Robotics and Autonomous Equipment
The United States definitely doesn’t lead the world in autonomous agricultural equipment development or use. Although the U.S. military probably is the leader in autonomous operating systems, and there really isn’t much of a reason why this precision technology cannot be transferred from military to agriculture except for cost of sensors and communications systems.
“As a company, we recognized that you cannot take guys who have operated for the military or the government and expect them to be successful in operating a for-profit business in a sector like agriculture,” said Young Kim, general manager for BOSH Precision Agriculture.
The government works with very different metrics of success than a for-profit business. “The military cares less about economics and more about outcome,” said Kim.
But Kim is going against his own rule to a degree switching from supplying to the military to an entrepreneur business philosophy of offering service to the agricultural industry at the yet-to-be approved level of unmanned autonomous aerial systems.
Kim provided his concept of making a positive economic impact in agriculture with an autonomous helicopter and spraying service during the Ag Connect Expo and Summit in Kansas City at the end of January.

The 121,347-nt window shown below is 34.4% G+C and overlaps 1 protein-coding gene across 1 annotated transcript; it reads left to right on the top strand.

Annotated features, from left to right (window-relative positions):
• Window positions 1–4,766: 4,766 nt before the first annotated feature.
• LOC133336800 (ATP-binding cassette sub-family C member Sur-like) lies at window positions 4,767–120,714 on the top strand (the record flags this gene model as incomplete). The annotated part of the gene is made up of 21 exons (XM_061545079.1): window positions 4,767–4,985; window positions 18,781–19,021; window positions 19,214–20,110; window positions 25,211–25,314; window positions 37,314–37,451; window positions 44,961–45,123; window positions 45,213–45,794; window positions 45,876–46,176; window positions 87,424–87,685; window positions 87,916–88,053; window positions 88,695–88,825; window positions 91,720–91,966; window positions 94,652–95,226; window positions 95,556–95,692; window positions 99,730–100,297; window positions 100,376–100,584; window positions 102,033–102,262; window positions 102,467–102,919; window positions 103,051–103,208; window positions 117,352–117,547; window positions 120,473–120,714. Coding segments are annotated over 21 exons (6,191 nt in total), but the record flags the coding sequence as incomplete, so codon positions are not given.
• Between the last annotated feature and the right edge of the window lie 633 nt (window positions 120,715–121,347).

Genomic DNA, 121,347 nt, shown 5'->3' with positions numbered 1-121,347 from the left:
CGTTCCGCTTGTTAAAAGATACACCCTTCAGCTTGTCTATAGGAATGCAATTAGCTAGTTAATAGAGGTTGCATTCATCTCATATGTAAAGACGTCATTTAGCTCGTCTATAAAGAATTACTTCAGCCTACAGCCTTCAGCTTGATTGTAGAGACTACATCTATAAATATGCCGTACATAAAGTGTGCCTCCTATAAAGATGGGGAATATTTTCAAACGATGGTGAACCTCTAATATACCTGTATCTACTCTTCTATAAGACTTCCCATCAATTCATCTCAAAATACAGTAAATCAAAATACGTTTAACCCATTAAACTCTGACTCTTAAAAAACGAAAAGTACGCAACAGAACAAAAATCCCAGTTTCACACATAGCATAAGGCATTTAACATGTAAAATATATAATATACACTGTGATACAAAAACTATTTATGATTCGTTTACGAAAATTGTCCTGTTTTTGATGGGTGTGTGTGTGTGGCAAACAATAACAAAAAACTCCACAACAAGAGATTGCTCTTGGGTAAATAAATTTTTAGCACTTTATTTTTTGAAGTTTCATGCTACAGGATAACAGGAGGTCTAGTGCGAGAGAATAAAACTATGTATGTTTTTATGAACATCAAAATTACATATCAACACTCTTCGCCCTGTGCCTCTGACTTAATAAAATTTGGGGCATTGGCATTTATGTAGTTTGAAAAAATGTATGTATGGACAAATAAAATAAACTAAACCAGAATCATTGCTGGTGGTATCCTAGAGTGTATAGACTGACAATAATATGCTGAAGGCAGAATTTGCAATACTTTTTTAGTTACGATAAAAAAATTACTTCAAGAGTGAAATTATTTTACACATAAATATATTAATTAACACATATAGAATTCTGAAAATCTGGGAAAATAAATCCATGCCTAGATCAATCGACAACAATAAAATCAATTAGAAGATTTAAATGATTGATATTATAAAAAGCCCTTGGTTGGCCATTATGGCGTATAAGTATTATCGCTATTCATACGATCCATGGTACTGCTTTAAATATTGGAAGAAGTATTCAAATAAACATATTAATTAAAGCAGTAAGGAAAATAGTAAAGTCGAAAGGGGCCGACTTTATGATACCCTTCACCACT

OTHER POINTS OF VIEW
Helicopter spraying with unmanned aerial systems could replace manned helicopters if government regulations would allow. Also, providing insight into the autonomous/robotic vehicles potential and state of the industry was Mel Torrie, president and chief executive officer of Autonomous Solutions, and Stewart Moorehead, manager of robotic systems with John Deere Technology Innovation Center.
Torrie says a lot of robotic/autonomous vehicle technology can go from research to field for agriculture and mining. Large-scale equipment is appropriate for both industries, but mining operations are done in a much more controlled environment than agriculture. Autonomous trucks for hauling mine diggings are already in use.
String technology has been used by the military for a caravan of trucks in the Middle East with the lead truck being the only one human driven. The technology is already in field demonstration by ag equipment manufacturers for offset tillage and harvest operations by two or more tractors or combines. Torrie sees it as the method of moving autonomous equipment from one field to another.
“Our approach is to develop incremental autonomy with the OEMs (original equipment manufacturers) and then incubate full autonomy with large end users,” the company executive said.